Asian LCCs looking to strike up more partnerships

PARTNERSHIPS are enabling the region’s LCCs to gain better scale and reach amid a competitive landscape, according to speakers at this year’s CAPA Asia Aviation Summit & LCC Congress in Singapore.

Speaking during a panel on LCCs in North Asia, Jeju Air CEO, Ken Choi, highlighted the benefits of scale that come with airline partnerships: “Even though Jeju Air is the number one LCC player in terms of number of planes, routes and revenue, interestingly the second and third players are subsidiaries of full-service carriers. They exercise complementary network strategies and provide codeshare services (with parent companies).

“Being independent is great but provides some limitations on route strategies,” he noted, adding that small-scale LCCs like Jeju Air cannot build franchise models such as Tigerair or AirAsia. The carrier designs routes to be complementary to other Asian LCCs, said Choi.

Kwan Yue, CEO of Tigerair Taiwan, which received its air operator’s certificate last month, expects the new carrier’s affiliation with Tigerair Singapore to pay off in future, especially with the rise of multi-destination travel.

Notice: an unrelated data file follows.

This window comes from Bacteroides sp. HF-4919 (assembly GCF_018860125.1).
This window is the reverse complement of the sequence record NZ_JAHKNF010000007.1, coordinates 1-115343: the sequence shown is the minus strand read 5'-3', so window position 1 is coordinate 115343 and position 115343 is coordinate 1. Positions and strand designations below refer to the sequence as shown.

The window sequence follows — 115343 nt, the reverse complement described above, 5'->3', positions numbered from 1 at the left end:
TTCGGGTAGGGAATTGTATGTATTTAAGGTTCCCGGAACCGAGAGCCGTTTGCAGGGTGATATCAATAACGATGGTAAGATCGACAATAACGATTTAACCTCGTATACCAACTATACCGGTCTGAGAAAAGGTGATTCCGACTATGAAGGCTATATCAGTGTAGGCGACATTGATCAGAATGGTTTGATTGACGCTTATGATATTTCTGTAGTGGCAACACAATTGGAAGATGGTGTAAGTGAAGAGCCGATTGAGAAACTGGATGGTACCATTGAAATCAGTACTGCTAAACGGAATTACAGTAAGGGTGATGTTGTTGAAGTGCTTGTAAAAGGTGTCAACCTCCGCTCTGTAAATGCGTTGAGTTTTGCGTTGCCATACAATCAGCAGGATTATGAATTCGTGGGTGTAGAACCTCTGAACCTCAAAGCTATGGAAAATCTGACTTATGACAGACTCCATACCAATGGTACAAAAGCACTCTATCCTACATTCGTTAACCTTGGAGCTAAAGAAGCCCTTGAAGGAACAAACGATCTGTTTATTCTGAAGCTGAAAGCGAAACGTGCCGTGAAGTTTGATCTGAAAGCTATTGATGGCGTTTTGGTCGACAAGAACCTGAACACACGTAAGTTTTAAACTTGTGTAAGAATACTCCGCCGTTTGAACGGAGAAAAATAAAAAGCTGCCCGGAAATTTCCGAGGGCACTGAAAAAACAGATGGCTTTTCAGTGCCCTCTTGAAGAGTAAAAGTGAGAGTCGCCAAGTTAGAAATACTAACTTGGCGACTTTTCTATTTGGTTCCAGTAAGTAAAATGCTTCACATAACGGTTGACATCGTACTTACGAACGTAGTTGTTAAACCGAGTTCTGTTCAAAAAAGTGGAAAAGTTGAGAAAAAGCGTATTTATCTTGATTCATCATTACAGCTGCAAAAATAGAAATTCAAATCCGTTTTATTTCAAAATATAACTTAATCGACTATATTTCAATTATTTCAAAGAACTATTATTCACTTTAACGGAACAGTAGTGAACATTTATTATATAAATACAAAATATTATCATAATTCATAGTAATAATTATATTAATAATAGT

“Taiwan is strategically located for North and North-east Asia travel, while Singapore is the established hub for South-east Asia. In Taiwan we (can) almost serve the whole of South Korea and Japan. Once China opens up, that would allow for a lot of growth and where the most potential is,” he commented. “So we’re the two major ports serving Tigerair, and we cover almost the entire Asian region.”

Similarly, Jetstar Asia CEO, Barathan Pasupathi, shared that collaborations are important to the airline given that Singapore has “no domestic market”. There are six to seven new links with full-service carriers still in the pipeline for the LCC, which announced a partnership with Emirates earlier this year.

“We are moving to the next stage (of growth), which is where we are cultivating high-yield traffic. In order to achieve 95 per cent load, we can’t simply be offering one-dollar fares – that would be irresponsible in terms of revenue management. So we’ve got to reduce capacity and consolidate.”

Paul Jebely, global head of aviation finance of Clyde & Co, a global law firm focused on industries including aviation and marine trades, remarked that LCCs already – and should continue to – have exchanges in terms of aircraft leasing, although there were obvious sensitivities involved. Speaking to TTG Asia e-Daily, he said: “Partnership is critical. It’s fundamental – you can’t operate in a vacuum.”

On the other hand, Vanilla Air, executive VP – operations, Hiroshi Kitahara, said that while parent company All Nippon Airways (ANA) and Vanilla Air currently work separately, collaboration is likely but at least a couple of years away.

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